Please Note: I am not responsible for comments, commentators, who links to what here, and what they say about those links – I’m just a humble wordsmith, telling my story.
Five years ago, I answered a Craigslist ad to work for a sex toy company. I had been in insurance, which blew, so this seemed like a really awesome step up. I’ve always been just a *wee* bit obsessed with sex and sex toys, so hey – might as well go to the source, right?
At first, everything seemed relatively okay. My new bosses were a little chilly and foreign, and dating each other, but hey whatever. The pay was great, it looked laid back, and dildos were strewn about festively: I could live with this. So I started in as an assistant buyer, putting in very long hours for the sake of my budding career, typically staying an hour to two hours longer than required each day for the first few months to find the latest and greatest manufacturers, get old boxes of stuff taken care of, and so on. I wasn’t asked or told to stay without pay, but I wasn’t discouraged either, and the workload steadily increased. I probably racked up hundreds of hours of theoretical overtime in those first few months, but I did so of my own free will – I mention this because I feel like it accurately portrays how dedicated I was to seeing the company succeed, not because I feel like they owed me.
After the honeymoon wore off, things started getting a little less good. I was told I needed an assistant, an underling, and I just chalked it up to how well we were doing and agreed. I came in a few days later and found that my “assistant” had been hired without so much as a word from me, even though I’d been assured I would do the interview and decide on the right candidate. She was young and cared far more about texting on her phone, babydaddy drama and getting her nails done than she did about working. I was frustrated, but I figured mine was not to question why, and all that jazz. Slowly, however, my “assistant” was getting called more and more often to my manager’s office and they were getting super-chummy, bonding over ordering tiny lingerie outfits – more than once I heard disparaging comments about how I could never pick “pretty lingerie” correctly because it didn’t fit my plus sized frame and jeans-and-tee style. Lo and behold, my “assistant” was suddenly using the same title I did and was put in charge of all the lingerie – formerly my manager’s task. This left me with my original workload as well as the product descriptions for the site, another job thrust on me when the copywriter was suddenly fired.
The corporate culture there grew steadily worse. The dating duo of the blowhard, homophobic owner and his snarky girlfriend manager, combined with the “IT” department that consisted of friends and family members from their home country that could barely speak English, left most of the American staff feeling very closed off. I’ll never forget the time I was told, in halting English, not to defrag or run virus scan on sluggish work PCs because “Microsoft was watching” and it was “exactly what they wanted us to do.” The corporate culture, despite being supposedly sex positive, was absolutely terrible to anything beyond heteronormative. I can’t count the number of meetings in which I was quizzed as to what “the gays” wanted – to hear my former boss tell it, homosexual men couldn’t be left alone in a room with anything remotely phallus shaped, because they’d obviously put it in their ass, ha ha. Lesbians were cast as angry and misguided, that same overarching concept of “if they’d just get a good dicking…” – most of the hate speech was restricted to the meetings I had, as they knew it wouldn’t fly with the lesbian community manager they’d just hired. It broke my heart to have to listen to one thing behind closed doors while they sweet talked her causes and smiled and nodded as long as she kept the page hits rolling in through her hard work – work that reflected a very different (and incorrect) corporate culture to the internet.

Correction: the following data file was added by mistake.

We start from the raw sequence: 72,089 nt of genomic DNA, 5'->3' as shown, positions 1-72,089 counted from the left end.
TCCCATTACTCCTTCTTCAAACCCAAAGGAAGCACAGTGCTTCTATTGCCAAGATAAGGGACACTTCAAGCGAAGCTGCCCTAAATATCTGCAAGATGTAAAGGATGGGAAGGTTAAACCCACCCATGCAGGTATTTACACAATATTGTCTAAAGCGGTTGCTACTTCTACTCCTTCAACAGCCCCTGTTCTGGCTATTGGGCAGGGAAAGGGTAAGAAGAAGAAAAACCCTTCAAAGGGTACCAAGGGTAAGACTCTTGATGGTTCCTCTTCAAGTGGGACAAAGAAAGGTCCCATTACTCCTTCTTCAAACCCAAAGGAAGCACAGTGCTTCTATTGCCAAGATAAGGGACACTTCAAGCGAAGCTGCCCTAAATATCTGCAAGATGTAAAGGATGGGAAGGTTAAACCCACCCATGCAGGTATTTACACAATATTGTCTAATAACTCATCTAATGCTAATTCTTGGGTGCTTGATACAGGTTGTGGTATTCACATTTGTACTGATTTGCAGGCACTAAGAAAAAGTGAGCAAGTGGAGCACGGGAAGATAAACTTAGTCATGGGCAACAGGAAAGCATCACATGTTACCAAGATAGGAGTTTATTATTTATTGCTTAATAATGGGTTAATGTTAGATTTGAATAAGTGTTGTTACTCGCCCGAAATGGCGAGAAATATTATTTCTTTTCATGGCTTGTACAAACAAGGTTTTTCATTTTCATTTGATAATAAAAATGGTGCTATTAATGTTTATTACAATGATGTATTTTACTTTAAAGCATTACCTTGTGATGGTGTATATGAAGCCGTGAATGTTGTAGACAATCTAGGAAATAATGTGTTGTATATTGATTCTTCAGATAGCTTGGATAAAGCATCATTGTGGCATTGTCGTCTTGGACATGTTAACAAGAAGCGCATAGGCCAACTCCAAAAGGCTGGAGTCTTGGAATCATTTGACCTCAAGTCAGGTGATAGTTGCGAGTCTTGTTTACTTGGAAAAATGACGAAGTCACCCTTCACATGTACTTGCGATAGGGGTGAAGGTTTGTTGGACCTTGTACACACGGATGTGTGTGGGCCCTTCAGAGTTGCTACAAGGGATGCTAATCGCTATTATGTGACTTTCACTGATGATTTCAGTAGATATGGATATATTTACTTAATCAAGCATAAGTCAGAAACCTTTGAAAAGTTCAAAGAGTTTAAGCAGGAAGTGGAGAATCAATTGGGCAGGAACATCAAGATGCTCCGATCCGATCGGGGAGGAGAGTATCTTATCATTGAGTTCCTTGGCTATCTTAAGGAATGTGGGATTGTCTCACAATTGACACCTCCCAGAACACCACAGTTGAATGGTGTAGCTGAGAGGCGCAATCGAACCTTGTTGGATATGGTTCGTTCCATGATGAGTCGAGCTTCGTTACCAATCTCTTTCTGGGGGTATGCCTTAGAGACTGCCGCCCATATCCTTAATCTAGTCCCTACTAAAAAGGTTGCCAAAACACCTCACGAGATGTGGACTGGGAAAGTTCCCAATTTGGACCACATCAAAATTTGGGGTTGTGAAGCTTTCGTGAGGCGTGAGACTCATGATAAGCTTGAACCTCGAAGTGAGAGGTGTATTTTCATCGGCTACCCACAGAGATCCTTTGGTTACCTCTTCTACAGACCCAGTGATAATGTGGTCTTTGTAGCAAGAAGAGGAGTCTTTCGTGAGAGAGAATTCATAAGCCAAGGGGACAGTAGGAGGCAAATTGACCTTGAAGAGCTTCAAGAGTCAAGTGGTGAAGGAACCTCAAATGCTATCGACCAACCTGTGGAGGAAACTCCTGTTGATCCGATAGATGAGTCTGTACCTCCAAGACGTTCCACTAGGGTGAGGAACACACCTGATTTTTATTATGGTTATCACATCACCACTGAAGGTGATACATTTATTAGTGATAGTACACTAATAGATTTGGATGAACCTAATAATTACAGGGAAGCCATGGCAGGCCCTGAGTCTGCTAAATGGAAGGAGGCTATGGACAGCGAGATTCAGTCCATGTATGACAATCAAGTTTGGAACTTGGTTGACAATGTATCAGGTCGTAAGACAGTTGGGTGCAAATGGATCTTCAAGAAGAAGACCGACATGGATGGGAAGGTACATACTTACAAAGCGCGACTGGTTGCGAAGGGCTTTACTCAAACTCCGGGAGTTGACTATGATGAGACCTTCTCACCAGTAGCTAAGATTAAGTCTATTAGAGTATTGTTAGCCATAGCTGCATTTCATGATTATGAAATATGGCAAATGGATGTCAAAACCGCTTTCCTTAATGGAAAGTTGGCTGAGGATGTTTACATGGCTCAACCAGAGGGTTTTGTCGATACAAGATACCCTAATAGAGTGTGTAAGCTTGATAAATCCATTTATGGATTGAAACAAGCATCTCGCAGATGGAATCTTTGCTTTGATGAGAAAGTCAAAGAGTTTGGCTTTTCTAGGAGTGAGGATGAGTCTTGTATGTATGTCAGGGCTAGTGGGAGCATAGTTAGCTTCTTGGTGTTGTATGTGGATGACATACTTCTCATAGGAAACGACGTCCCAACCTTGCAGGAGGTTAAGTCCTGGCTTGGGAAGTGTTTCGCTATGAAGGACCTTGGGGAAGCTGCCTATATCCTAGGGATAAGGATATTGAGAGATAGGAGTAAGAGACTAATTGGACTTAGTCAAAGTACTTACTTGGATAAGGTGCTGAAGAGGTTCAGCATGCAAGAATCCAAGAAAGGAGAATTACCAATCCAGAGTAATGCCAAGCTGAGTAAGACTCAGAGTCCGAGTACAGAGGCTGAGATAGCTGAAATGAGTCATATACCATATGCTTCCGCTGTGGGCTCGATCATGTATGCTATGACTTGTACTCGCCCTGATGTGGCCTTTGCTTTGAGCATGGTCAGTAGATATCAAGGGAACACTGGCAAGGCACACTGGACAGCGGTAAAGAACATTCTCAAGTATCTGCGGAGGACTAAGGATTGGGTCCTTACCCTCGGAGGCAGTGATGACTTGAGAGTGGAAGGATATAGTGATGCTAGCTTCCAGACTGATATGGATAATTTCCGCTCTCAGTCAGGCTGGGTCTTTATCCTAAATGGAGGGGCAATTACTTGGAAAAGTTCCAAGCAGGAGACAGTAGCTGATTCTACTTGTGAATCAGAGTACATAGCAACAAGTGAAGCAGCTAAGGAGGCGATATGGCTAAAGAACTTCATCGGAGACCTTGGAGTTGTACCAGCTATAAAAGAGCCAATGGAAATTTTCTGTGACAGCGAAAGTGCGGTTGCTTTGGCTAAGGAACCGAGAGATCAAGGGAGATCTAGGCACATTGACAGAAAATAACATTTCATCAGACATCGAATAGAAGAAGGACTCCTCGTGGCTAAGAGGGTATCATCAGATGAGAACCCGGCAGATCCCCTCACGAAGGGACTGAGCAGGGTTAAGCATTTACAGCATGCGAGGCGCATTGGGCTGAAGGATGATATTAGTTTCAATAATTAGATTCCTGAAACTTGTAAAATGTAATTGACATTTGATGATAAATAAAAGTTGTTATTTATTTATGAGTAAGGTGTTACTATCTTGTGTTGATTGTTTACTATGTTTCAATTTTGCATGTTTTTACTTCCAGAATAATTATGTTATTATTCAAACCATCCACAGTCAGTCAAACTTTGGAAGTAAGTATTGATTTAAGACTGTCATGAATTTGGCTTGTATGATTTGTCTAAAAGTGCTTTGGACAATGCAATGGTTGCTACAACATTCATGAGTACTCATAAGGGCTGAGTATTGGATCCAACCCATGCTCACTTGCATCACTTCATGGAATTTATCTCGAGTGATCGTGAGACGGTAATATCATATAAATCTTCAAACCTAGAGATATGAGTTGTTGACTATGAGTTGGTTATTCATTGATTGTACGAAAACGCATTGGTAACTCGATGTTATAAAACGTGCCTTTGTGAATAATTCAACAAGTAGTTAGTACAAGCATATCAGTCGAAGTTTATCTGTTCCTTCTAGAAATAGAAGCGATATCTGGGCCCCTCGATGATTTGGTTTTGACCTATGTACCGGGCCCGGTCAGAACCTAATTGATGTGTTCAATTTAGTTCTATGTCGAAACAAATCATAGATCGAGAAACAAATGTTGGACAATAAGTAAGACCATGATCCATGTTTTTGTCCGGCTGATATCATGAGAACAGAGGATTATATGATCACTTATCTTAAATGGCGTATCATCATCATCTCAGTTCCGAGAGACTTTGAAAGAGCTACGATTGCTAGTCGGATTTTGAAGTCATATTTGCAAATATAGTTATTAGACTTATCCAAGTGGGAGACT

Meanwhile, relationship issues between the dating duo reached a very uncomfortable pinnacle, with foreign screaming, door slamming, and even object-hurling battles becoming the norm around the office almost daily. Business meetings were downright frosty as they’d glare at each other across the desk and take pot shots at one another’s ideas, forcing employees to take sides and making us all feel like kids in the middle of a divorce. I would have to meekly enter my manager’s office to ask for one of dozens of credit cards to pay off very-overdue invoices from vendors, as this never seemed to be a priority of the company, no matter how well they were or weren’t doing. Frequently, I’d have to return for another as the increasingly-irritated vendor informed me the card was declined. My relationships with my vendors and suppliers started to suffer, and when I brought it up I was waved away with an eyeroll and told to “deal with it”, or to communicate some imagined slight or out of stock item as a reason. I hated this part most of all, because I knew personally how hard smaller vendors struggled to make ends meet and keep things innovative, and I couldn’t get them the money they deserved.